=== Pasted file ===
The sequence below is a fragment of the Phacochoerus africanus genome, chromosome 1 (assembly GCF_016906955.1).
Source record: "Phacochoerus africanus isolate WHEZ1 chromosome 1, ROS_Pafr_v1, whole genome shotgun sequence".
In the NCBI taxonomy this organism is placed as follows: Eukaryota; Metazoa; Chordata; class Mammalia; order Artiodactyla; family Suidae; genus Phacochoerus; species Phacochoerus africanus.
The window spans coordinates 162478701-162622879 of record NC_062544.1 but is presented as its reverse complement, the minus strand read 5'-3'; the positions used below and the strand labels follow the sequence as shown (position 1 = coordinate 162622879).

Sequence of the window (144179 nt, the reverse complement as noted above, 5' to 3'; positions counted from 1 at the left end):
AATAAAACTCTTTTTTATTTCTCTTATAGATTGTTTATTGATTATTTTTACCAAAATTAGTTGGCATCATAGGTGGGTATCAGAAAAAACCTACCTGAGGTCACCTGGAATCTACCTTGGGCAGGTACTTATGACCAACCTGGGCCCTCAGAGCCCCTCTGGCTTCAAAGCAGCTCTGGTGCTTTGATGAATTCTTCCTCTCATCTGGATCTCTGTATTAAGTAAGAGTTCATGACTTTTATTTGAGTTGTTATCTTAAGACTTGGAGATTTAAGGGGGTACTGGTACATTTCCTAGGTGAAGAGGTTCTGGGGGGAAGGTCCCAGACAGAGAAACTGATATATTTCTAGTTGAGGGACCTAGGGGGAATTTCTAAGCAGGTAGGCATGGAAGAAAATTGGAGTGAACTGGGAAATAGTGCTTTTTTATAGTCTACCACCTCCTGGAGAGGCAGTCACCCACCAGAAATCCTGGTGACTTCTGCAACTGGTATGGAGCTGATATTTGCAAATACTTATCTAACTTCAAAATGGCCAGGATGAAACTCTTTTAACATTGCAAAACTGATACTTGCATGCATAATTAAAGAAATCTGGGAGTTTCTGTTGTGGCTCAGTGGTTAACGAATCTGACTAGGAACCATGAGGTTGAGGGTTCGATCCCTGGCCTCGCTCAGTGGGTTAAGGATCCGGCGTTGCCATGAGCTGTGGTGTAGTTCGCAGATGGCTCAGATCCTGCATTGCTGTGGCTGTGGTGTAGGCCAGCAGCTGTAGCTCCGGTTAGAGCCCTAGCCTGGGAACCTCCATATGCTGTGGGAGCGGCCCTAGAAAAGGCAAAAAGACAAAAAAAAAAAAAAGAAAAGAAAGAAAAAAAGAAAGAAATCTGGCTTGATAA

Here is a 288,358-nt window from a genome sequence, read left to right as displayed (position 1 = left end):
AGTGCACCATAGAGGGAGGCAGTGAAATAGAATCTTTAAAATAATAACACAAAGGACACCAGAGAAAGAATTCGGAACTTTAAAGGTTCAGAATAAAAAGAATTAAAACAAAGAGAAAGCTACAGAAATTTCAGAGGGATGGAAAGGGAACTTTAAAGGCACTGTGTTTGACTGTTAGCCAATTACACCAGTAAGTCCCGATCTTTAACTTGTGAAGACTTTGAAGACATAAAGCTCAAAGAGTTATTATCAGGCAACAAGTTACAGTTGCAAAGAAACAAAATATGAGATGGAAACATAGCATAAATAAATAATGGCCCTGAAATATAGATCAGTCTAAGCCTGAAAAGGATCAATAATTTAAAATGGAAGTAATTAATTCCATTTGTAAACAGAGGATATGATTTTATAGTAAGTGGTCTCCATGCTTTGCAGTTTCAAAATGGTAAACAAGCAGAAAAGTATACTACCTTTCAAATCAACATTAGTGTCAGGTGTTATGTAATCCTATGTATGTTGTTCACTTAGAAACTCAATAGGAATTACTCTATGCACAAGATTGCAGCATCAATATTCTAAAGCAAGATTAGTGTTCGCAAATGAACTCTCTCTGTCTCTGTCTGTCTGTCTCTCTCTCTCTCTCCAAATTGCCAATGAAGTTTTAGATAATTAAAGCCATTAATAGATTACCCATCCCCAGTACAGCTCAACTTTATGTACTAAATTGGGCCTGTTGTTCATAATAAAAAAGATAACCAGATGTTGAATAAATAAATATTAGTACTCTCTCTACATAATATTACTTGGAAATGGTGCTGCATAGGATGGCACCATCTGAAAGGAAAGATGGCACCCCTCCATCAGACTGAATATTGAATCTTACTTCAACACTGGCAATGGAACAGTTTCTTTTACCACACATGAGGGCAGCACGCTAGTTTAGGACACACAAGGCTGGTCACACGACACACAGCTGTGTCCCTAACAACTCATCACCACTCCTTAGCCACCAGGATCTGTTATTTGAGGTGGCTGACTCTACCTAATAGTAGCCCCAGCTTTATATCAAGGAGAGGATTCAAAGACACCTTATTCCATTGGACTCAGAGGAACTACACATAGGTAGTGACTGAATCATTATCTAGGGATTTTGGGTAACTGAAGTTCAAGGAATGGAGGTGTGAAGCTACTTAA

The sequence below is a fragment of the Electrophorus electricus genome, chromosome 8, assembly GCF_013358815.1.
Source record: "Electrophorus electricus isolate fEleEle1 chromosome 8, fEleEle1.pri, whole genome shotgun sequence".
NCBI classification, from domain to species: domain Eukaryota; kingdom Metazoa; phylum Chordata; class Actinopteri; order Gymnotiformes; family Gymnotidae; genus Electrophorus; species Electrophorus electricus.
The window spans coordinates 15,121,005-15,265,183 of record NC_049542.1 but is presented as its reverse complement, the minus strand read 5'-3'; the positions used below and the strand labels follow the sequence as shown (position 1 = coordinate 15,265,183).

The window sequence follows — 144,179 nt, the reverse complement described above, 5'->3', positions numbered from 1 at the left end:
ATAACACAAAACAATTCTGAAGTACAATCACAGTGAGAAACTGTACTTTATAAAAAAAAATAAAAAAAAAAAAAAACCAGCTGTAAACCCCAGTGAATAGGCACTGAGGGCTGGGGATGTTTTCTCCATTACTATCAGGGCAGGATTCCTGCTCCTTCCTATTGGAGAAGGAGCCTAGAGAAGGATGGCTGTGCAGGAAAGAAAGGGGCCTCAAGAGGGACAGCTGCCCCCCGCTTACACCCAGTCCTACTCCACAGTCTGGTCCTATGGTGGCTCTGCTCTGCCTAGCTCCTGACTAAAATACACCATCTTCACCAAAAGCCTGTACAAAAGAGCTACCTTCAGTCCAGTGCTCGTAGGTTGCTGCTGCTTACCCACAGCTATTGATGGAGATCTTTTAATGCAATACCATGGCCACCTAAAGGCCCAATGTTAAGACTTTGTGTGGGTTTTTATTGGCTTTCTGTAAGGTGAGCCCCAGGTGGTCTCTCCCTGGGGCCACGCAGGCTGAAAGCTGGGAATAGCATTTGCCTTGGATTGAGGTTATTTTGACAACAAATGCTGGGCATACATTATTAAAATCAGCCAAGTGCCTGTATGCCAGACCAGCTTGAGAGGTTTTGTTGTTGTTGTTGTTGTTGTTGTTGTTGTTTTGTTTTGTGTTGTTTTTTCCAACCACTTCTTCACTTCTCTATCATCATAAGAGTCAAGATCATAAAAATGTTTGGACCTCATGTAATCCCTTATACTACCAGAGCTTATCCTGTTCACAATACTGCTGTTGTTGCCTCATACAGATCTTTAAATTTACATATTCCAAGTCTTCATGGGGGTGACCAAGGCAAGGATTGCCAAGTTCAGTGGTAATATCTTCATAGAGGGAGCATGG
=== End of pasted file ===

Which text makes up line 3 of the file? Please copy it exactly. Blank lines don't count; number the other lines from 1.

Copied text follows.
In the NCBI taxonomy this organism is placed as follows: Eukaryota; Metazoa; Chordata; class Mammalia; order Artiodactyla; family Suidae; genus Phacochoerus; species Phacochoerus africanus.